recent return toward faster, more wide-open downhill courses has opened up a debate over what a downhill should
be. Some favor the tough, tricky, sick and twisted downhill's that have become the standard the last few years,
especially on the Euro World Cup circuit. Others prefer the current trend toward old school, high-speed, balls
Perhaps now is the time to really examine the entire concept of downhilling, and open our minds to even larger
possibilities. Up till now, mountain bike downhill competitions have been basically timed runs on relatively
short courses. Of course, there have been a few variations, such as the "Eliminator" four and six man
head-to-head competitions, and the X-Game's runs on the snow. While these have been interesting variations, I
would like to propose several new approaches. These suggestions could take the sport in totally new directions
and could possibly lead to National Championships and corporate sponsorship.
CONCEPT: Marathon Downhills
FORMAT: Why are traditional downhills so damn short? Most runs average about five minutes or so. Let's get
way longer courses so we can do a half hour or more of downhilling. This gives you time to make up for mistakes,
get in a groove, and get a good long ride in. Fitness and conditioning, along with mental focus and stamina would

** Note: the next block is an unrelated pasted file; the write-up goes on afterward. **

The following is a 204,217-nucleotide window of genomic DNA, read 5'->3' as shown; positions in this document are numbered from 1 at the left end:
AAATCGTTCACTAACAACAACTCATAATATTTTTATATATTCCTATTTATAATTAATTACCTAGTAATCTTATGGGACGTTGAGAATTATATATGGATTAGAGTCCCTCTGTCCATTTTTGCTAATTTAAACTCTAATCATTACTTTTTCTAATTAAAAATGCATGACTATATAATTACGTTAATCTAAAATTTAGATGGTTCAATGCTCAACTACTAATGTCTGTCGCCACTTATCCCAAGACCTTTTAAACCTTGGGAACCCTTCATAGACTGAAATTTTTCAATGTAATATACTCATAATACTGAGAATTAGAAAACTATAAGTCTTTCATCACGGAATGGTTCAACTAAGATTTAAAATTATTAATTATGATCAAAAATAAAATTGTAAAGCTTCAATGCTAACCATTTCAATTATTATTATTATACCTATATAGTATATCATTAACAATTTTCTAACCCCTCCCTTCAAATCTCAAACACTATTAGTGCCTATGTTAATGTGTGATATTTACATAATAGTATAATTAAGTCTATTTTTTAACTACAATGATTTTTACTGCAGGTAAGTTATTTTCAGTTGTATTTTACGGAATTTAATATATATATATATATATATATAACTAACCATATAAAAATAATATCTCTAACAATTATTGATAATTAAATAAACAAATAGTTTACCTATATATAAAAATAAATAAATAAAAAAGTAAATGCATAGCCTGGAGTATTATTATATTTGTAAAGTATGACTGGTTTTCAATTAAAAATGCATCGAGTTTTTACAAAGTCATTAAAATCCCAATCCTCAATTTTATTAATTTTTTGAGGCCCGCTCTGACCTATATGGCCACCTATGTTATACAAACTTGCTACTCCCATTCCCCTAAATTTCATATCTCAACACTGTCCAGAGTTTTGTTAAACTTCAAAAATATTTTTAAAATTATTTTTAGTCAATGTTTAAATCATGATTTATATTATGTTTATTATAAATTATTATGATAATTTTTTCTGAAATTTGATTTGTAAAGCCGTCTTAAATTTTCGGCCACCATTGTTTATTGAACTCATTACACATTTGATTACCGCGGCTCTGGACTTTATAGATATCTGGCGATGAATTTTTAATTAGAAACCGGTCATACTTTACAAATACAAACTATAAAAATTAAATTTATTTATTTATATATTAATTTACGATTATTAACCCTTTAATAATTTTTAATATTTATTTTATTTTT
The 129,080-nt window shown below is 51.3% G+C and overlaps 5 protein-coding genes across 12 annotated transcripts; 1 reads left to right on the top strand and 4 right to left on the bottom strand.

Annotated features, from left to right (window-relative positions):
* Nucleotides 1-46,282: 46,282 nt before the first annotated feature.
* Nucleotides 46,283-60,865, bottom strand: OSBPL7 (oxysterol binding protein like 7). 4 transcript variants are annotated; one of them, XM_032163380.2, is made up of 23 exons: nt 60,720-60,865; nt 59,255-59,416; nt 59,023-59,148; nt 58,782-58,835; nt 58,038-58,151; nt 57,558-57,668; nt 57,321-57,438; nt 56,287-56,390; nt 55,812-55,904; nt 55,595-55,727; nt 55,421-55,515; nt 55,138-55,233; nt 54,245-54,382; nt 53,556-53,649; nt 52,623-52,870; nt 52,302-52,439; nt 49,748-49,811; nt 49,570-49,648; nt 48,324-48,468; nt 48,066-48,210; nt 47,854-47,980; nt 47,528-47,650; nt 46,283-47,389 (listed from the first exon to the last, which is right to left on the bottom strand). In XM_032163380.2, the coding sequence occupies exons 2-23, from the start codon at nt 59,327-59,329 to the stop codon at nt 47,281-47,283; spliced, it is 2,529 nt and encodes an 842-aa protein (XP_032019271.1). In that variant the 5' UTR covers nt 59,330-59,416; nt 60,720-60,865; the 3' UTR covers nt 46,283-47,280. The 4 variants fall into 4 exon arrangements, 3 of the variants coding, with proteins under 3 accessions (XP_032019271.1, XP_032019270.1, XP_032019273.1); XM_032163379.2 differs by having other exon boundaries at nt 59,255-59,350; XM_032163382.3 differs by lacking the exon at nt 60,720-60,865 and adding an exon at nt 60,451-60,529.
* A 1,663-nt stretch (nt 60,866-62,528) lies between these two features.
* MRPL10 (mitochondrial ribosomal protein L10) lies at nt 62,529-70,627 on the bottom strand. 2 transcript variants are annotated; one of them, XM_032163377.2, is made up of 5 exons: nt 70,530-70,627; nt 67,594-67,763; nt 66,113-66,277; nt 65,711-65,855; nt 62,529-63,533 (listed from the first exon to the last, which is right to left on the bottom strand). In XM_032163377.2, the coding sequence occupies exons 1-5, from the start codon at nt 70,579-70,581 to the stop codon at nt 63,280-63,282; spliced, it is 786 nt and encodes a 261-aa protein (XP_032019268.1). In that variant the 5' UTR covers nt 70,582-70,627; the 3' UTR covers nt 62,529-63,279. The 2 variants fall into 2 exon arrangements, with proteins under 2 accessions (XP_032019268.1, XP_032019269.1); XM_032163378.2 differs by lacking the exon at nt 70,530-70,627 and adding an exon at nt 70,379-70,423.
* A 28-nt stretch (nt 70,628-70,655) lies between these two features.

enter into the picture. Finding long, twenty mile plus downhills to use as race courses would be challenging, but
far from impossible. Locally, we have a sweet sixteen mile run we use now that has a combo of fast fire roads and
tight singletrack that would be perfect.
EQUIPMENT: Add a Camelback and bring tools.
RIDER: More go and less show.
CONCEPT: New Classes
FORMAT: This one's simple - use existing courses and just create more divisions based on the bikes. Have a
hard tail class and a rigid class. Not everyone has several grand to dump into a fully suspended engineering
marvel. This would encourage more cross-country cross over and let people with regular bikes feel like they have
a chance. Perhaps go so far as to limit the amount of travel on the forks in the hard tail class. Also, a rider
could enter several classes and compete several times during the day.
EQUIPMENT: You're already riding it.
RIDER: You and me. The rigid class would definitely appeal to single speeders and retro grouches.
CONCEPT: Paved Downhill
FORMAT: Forget the dirt. Hold downhills on the street! Watch the speed increase along with the
repercussions (and concussions). The winter drive up to the local ski lodge becomes the summer racecourse. The
possibilities for venues are endless; every mountain road is a candidate. This one really has the potential to
draw TV and big bucks. To all you cynical sissies out there who say it's too dangerous, have you ever watched AMA
Superbikes? Yes, Virginia, pavement kills, but racers understand the risk and push the envelope regardless.
EQUIPMENT: This would spur so much technological development, just like mountain biking in the old days.
Huge gearing, fairings, drop bars, and special tires would all need to be invented. Clothing too would need to be